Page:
Killer release from this Montreal-USA-Toronto girl-boy-boy band that many people in this city love and adore. Known for a raucous and sweaty live experience, Sister Suvi ably transfer these good love vibes to Now I Am Champion, a heroic and heartily eclectic album that encapsulates the three main players' love of hip-hop, indie rock, free jazz and reggae. Believe it or not, Sister Suvi make these divergent genres work as one, channelled through their three voices, drums, ukulele and guitar. A shining example of why this city is so musically cool.
Steve Guimond, Hour Magazine
"Q: How did we know this record would be so amazing? A: We got our mitts on it early, so calling this one was a given. Q: Sure, but can a ukelele, guitar, and drums rock this much live? A: Uh, they pretty much blew the roof off our CMJ Day Party this year, so yes. Now they are champion.
" EAR FARM's Top Ten Bands to Watch in 2009
" Said the Gramophone
"...Sister Suvi. You don't know them. Their debut album's not even recorded yet. Merrill's got the big bad wolf in her gut, blow you down.[...]Sister Suvi use ukelele, drum-sticks and three part-harmony;[...] They've listened to the Velvet Underground's "Sweet Jane", to Yeasayer, Akron/Family, Deerhoof, and Islands (with whom they share a member). And then they carried their turntable through the streets, raised on poles, to see if they could catch starlight in their records' grooves.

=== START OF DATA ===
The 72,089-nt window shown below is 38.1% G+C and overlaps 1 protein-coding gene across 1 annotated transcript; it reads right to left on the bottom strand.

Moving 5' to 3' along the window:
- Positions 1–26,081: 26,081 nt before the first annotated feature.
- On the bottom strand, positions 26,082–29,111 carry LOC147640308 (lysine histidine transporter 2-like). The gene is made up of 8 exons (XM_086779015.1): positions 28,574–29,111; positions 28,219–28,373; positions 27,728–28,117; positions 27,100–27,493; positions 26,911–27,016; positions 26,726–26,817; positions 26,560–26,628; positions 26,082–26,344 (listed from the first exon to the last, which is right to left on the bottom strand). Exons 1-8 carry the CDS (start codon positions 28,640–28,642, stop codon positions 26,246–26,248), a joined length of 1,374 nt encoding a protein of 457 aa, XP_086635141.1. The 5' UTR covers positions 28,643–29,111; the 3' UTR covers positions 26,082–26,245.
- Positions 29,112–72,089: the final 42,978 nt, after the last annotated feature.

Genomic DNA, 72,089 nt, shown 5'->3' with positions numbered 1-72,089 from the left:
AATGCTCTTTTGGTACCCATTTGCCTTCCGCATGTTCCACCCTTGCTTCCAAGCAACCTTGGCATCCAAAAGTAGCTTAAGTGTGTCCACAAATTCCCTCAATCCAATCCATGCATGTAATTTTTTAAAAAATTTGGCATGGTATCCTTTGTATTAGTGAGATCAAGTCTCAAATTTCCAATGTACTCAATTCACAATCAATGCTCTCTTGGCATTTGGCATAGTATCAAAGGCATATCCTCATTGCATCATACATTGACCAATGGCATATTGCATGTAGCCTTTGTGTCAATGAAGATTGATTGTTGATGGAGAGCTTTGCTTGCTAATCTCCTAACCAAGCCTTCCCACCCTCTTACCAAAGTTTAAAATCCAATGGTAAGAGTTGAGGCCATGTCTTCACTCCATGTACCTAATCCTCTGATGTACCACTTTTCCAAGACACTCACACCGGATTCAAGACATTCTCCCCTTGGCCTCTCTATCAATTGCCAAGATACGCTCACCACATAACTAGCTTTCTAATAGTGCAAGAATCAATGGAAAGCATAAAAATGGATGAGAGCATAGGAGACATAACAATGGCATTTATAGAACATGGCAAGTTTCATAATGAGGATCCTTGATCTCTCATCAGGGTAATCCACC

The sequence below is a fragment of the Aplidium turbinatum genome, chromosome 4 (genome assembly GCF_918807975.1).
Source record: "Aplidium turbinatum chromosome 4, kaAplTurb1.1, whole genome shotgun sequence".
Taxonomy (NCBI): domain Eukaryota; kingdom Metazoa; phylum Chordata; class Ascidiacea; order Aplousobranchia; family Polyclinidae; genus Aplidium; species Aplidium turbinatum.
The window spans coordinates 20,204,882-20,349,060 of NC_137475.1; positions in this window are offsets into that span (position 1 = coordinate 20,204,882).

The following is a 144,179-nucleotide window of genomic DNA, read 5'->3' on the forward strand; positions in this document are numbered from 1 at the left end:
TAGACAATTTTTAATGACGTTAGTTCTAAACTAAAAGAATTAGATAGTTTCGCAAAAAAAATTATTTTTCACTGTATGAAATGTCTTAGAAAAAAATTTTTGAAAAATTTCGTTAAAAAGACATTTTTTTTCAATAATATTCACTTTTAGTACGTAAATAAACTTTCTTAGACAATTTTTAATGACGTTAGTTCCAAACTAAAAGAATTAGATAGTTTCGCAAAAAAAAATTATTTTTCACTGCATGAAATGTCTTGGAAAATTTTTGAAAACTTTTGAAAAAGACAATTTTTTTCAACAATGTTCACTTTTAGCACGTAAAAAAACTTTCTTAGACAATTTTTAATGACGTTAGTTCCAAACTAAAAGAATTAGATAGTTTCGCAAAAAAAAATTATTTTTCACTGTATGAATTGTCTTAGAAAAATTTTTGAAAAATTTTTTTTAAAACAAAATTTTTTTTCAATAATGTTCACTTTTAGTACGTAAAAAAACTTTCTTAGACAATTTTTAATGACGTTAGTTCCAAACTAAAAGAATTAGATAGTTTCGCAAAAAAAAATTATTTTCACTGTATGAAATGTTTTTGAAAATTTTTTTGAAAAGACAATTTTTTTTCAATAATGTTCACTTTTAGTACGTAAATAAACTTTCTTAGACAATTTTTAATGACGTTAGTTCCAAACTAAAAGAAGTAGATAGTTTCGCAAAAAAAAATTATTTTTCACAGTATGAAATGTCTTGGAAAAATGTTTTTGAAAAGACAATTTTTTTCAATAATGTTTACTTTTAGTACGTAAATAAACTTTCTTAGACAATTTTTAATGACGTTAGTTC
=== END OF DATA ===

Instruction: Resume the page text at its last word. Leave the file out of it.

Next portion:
Now all they need to do is make an album like this."
- Sean. www.saidthegramaphone.com
"Sister Suvi's home-made, off-kilter
songs shine like magic seeds, capable
of transforming the merely life-sized
into something taller than clouds."
"A puppeteer; a jazzer; a clarinetist most
recently linked to Islands; fiddle; classical guitar;
ukulele. Sounds pretty artsy, yes? Precious,
even? Perhaps. But the acoustic-based music
of Sister Suvi also sounds inspired – bare-bones
arrangements that put the emphasis on imaginative
lyrics, haunting vocals and arrangements that in the
case of tracks like Run Run Run find common ground between Nick Drake and Daniel Johnston."
"[with] THE HIDDEN CAMERAS at Hart House Rating: NNNN. Montreal/Toronto three-piece Sister Suvi blessed the hundred-plus patrons at the expansive Hart House performance hall with a relentless display of innovative, energetic (and alternating) instrumentation, so much so that lead singer Merrill was tinged crimson by the second song. Her comedic character carried the songs with impressive gusto, and her ukulele skills were not to be scoffed at, especially when she pulled out her violin bow and went to town with an even more animated display of performance power."
Said the Gramaphone